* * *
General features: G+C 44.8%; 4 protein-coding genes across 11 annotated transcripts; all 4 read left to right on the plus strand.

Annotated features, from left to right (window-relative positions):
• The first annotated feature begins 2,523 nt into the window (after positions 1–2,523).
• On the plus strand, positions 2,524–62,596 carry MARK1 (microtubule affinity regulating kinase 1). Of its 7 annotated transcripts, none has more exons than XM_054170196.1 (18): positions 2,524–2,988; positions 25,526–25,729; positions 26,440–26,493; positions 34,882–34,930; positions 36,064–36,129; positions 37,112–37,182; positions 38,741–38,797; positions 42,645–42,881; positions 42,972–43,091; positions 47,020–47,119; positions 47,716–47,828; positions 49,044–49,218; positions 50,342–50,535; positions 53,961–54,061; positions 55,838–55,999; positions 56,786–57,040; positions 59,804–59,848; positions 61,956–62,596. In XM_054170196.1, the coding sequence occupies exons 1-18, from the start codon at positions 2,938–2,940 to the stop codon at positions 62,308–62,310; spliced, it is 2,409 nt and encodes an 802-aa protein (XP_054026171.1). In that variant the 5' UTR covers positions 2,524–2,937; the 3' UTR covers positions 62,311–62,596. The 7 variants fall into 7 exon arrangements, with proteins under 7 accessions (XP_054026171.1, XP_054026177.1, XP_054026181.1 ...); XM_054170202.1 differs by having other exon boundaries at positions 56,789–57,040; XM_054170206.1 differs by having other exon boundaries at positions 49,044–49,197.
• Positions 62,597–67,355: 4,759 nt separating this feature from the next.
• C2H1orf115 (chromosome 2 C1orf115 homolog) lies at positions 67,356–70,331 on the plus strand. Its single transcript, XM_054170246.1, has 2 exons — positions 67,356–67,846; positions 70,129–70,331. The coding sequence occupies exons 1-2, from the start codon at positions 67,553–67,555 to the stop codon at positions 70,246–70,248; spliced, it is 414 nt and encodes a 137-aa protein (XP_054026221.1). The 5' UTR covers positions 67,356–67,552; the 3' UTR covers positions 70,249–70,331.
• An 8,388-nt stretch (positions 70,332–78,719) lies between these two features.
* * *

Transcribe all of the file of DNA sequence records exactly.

General features: G+C 44.8%; 4 protein-coding genes across 11 annotated transcripts; all 4 read left to right on the plus strand.

Annotated features, from left to right (window-relative positions):
• The first annotated feature begins 2,523 nt into the window (after positions 1–2,523).
• On the plus strand, positions 2,524–62,596 carry MARK1 (microtubule affinity regulating kinase 1). Of its 7 annotated transcripts, none has more exons than XM_054170196.1 (18): positions 2,524–2,988; positions 25,526–25,729; positions 26,440–26,493; positions 34,882–34,930; positions 36,064–36,129; positions 37,112–37,182; positions 38,741–38,797; positions 42,645–42,881; positions 42,972–43,091; positions 47,020–47,119; positions 47,716–47,828; positions 49,044–49,218; positions 50,342–50,535; positions 53,961–54,061; positions 55,838–55,999; positions 56,786–57,040; positions 59,804–59,848; positions 61,956–62,596. In XM_054170196.1, the coding sequence occupies exons 1-18, from the start codon at positions 2,938–2,940 to the stop codon at positions 62,308–62,310; spliced, it is 2,409 nt and encodes an 802-aa protein (XP_054026171.1). In that variant the 5' UTR covers positions 2,524–2,937; the 3' UTR covers positions 62,311–62,596. The 7 variants fall into 7 exon arrangements, with proteins under 7 accessions (XP_054026171.1, XP_054026177.1, XP_054026181.1 ...); XM_054170202.1 differs by having other exon boundaries at positions 56,789–57,040; XM_054170206.1 differs by having other exon boundaries at positions 49,044–49,197.
• Positions 62,597–67,355: 4,759 nt separating this feature from the next.
• C2H1orf115 (chromosome 2 C1orf115 homolog) lies at positions 67,356–70,331 on the plus strand. Its single transcript, XM_054170246.1, has 2 exons — positions 67,356–67,846; positions 70,129–70,331. The coding sequence occupies exons 1-2, from the start codon at positions 67,553–67,555 to the stop codon at positions 70,246–70,248; spliced, it is 414 nt and encodes a 137-aa protein (XP_054026221.1). The 5' UTR covers positions 67,356–67,552; the 3' UTR covers positions 70,249–70,331.
• An 8,388-nt stretch (positions 70,332–78,719) lies between these two features.